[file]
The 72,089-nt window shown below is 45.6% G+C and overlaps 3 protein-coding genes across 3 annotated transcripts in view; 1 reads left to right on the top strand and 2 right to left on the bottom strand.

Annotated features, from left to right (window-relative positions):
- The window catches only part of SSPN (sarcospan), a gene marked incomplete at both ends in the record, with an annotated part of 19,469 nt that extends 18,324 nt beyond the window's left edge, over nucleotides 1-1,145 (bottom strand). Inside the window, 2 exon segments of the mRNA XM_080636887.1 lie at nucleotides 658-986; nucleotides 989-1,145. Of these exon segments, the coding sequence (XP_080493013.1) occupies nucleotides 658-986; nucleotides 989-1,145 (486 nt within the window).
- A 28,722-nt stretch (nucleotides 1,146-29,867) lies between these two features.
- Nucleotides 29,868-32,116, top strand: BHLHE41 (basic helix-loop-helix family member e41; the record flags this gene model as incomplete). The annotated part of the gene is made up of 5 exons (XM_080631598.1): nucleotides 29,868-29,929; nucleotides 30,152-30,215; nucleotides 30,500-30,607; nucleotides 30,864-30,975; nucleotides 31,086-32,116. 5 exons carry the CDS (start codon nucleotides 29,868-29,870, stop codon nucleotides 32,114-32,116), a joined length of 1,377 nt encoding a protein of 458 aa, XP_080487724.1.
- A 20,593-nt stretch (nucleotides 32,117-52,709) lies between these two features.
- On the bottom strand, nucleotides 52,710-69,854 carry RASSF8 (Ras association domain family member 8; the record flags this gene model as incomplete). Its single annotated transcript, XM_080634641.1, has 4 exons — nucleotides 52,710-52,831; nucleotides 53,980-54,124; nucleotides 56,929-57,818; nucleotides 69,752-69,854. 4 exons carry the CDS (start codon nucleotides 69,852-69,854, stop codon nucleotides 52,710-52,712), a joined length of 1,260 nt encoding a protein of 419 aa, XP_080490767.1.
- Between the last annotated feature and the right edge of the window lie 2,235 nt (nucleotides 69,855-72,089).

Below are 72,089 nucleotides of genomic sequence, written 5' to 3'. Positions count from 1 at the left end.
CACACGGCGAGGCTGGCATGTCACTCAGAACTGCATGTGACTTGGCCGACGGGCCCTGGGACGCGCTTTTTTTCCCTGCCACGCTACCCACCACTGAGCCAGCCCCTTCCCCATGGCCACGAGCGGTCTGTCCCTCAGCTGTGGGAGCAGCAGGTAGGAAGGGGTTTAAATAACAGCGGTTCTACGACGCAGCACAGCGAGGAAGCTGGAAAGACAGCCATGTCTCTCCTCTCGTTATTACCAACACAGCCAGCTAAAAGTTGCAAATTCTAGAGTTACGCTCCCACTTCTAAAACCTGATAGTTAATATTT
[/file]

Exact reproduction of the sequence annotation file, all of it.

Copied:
The 72,089-nt window shown below is 45.6% G+C and overlaps 3 protein-coding genes across 3 annotated transcripts in view; 1 reads left to right on the top strand and 2 right to left on the bottom strand.

Annotated features, from left to right (window-relative positions):
- The window catches only part of SSPN (sarcospan), a gene marked incomplete at both ends in the record, with an annotated part of 19,469 nt that extends 18,324 nt beyond the window's left edge, over nucleotides 1-1,145 (bottom strand). Inside the window, 2 exon segments of the mRNA XM_080636887.1 lie at nucleotides 658-986; nucleotides 989-1,145. Of these exon segments, the coding sequence (XP_080493013.1) occupies nucleotides 658-986; nucleotides 989-1,145 (486 nt within the window).
- A 28,722-nt stretch (nucleotides 1,146-29,867) lies between these two features.
- Nucleotides 29,868-32,116, top strand: BHLHE41 (basic helix-loop-helix family member e41; the record flags this gene model as incomplete). The annotated part of the gene is made up of 5 exons (XM_080631598.1): nucleotides 29,868-29,929; nucleotides 30,152-30,215; nucleotides 30,500-30,607; nucleotides 30,864-30,975; nucleotides 31,086-32,116. 5 exons carry the CDS (start codon nucleotides 29,868-29,870, stop codon nucleotides 32,114-32,116), a joined length of 1,377 nt encoding a protein of 458 aa, XP_080487724.1.
- A 20,593-nt stretch (nucleotides 32,117-52,709) lies between these two features.
- On the bottom strand, nucleotides 52,710-69,854 carry RASSF8 (Ras association domain family member 8; the record flags this gene model as incomplete). Its single annotated transcript, XM_080634641.1, has 4 exons — nucleotides 52,710-52,831; nucleotides 53,980-54,124; nucleotides 56,929-57,818; nucleotides 69,752-69,854. 4 exons carry the CDS (start codon nucleotides 69,852-69,854, stop codon nucleotides 52,710-52,712), a joined length of 1,260 nt encoding a protein of 419 aa, XP_080490767.1.
- Between the last annotated feature and the right edge of the window lie 2,235 nt (nucleotides 69,855-72,089).

Below are 72,089 nucleotides of genomic sequence, written 5' to 3'. Positions count from 1 at the left end.
CACACGGCGAGGCTGGCATGTCACTCAGAACTGCATGTGACTTGGCCGACGGGCCCTGGGACGCGCTTTTTTTCCCTGCCACGCTACCCACCACTGAGCCAGCCCCTTCCCCATGGCCACGAGCGGTCTGTCCCTCAGCTGTGGGAGCAGCAGGTAGGAAGGGGTTTAAATAACAGCGGTTCTACGACGCAGCACAGCGAGGAAGCTGGAAAGACAGCCATGTCTCTCCTCTCGTTATTACCAACACAGCCAGCTAAAAGTTGCAAATTCTAGAGTTACGCTCCCACTTCTAAAACCTGATAGTTAATATTT